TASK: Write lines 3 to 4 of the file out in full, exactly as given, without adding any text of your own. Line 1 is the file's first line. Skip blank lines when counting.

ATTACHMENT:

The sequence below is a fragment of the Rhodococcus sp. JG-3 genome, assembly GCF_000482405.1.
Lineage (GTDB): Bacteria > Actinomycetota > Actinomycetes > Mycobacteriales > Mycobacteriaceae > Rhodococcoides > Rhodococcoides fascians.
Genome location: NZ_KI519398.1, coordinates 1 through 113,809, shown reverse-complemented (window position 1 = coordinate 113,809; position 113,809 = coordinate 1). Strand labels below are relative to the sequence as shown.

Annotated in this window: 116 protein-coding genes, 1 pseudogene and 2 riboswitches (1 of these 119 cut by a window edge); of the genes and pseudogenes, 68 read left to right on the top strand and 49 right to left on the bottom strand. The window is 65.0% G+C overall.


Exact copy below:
Genome location: NZ_KI519398.1, coordinates 1 through 113,809, shown reverse-complemented (window position 1 = coordinate 113,809; position 113,809 = coordinate 1). Strand labels below are relative to the sequence as shown.

Annotated in this window: 116 protein-coding genes, 1 pseudogene and 2 riboswitches (1 of these 119 cut by a window edge); of the genes and pseudogenes, 68 read left to right on the top strand and 49 right to left on the bottom strand. The window is 65.0% G+C overall.